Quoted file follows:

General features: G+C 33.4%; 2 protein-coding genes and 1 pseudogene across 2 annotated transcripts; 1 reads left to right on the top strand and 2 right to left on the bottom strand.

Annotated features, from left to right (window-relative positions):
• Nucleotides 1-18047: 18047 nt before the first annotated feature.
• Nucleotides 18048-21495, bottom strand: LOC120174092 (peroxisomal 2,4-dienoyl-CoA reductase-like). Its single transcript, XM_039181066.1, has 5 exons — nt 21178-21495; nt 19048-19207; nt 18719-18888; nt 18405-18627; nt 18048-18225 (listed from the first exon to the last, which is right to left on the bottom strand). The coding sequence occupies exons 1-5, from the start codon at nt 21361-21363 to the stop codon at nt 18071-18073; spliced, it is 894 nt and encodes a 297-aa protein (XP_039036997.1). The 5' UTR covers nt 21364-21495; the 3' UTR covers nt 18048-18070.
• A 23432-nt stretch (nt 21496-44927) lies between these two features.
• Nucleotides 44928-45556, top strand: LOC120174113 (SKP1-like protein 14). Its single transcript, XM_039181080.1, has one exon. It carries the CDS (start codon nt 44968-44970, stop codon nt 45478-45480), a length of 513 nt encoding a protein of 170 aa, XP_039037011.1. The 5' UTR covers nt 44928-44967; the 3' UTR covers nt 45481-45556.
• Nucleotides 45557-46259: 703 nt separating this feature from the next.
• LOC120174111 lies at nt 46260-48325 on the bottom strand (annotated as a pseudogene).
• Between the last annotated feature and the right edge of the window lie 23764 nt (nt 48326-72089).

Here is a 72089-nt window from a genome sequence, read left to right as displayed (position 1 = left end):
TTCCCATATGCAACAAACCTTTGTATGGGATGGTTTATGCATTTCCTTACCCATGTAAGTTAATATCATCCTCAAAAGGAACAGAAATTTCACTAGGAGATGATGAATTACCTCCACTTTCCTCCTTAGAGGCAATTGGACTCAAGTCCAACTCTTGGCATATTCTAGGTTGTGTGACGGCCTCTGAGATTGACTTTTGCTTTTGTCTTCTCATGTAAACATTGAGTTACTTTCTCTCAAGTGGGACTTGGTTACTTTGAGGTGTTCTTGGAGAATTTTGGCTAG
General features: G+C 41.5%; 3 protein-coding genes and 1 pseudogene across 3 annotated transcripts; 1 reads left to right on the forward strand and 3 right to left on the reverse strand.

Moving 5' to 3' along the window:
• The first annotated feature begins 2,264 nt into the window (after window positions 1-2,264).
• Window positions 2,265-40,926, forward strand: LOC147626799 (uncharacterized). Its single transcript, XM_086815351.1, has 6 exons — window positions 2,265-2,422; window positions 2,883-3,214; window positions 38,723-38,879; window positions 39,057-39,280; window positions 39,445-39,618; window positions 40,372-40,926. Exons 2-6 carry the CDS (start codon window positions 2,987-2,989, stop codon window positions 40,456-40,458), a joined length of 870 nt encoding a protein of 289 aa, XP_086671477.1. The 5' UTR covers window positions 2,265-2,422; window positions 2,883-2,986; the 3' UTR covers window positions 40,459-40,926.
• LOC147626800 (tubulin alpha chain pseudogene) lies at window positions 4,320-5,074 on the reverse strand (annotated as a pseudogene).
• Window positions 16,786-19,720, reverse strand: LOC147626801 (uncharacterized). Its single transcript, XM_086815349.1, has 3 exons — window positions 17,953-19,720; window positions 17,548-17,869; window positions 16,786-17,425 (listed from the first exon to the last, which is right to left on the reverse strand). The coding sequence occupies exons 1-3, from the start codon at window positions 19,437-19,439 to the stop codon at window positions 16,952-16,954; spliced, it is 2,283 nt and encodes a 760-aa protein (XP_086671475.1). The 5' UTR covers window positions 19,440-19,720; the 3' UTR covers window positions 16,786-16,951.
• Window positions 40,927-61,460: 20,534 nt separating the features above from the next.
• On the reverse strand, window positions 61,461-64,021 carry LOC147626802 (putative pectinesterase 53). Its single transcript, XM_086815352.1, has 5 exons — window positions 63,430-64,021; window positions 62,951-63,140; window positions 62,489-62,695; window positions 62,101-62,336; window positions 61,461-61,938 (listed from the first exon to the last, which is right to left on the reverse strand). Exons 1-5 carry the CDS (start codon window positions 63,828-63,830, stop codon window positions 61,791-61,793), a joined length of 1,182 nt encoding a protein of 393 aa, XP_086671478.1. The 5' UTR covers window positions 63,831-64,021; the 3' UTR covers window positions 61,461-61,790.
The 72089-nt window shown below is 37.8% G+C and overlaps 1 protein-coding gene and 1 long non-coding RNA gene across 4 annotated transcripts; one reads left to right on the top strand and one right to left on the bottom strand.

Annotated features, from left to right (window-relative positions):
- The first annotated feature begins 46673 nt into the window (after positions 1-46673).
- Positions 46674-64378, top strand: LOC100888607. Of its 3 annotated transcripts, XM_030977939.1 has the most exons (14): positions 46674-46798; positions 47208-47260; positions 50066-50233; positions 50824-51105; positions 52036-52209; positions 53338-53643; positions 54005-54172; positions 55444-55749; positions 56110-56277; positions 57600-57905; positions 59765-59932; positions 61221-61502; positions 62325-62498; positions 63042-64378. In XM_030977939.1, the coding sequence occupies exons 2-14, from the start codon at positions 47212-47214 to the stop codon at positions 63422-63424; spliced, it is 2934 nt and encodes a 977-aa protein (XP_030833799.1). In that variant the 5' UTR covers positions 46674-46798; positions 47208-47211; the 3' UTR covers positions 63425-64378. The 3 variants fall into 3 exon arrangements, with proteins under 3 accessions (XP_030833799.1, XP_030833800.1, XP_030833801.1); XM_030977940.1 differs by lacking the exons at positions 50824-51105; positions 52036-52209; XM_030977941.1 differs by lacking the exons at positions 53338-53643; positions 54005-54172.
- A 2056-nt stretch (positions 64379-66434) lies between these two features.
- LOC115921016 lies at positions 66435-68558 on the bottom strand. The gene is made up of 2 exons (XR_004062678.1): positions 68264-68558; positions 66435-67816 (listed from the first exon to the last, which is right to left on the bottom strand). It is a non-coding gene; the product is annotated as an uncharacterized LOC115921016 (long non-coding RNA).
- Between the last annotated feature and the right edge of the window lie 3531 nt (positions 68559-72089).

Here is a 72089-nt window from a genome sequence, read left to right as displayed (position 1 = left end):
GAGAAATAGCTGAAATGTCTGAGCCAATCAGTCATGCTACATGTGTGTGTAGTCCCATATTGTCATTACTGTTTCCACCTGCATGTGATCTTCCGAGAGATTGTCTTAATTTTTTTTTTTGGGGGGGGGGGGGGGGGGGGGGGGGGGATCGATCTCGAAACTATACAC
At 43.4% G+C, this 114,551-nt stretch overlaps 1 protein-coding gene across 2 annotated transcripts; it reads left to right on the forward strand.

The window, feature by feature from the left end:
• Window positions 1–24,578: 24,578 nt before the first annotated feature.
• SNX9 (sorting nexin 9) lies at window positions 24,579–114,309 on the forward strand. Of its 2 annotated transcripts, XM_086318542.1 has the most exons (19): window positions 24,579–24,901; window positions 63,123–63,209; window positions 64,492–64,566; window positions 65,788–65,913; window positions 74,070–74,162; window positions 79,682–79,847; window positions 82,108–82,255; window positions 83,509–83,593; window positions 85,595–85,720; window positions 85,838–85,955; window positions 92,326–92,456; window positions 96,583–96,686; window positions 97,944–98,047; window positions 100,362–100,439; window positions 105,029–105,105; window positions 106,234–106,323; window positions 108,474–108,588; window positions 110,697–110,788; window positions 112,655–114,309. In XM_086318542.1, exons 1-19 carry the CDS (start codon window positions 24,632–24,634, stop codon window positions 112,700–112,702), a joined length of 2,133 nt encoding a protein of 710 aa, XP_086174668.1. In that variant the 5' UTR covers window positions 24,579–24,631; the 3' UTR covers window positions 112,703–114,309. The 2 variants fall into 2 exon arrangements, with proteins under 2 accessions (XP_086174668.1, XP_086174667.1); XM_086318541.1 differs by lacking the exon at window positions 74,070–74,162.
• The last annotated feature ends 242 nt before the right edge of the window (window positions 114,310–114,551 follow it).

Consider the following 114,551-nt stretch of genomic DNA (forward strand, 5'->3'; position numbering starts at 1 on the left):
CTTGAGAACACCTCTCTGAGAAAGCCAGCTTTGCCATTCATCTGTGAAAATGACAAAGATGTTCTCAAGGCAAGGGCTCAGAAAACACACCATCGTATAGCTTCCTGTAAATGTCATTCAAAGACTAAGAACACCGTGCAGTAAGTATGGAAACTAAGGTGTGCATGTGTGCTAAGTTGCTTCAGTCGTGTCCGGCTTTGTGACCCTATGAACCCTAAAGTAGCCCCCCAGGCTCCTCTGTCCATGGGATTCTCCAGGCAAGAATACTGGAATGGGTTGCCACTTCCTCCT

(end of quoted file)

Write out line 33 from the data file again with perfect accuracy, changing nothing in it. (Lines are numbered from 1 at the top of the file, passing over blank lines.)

• The last annotated feature ends 242 nt before the right edge of the window (window positions 114,310–114,551 follow it).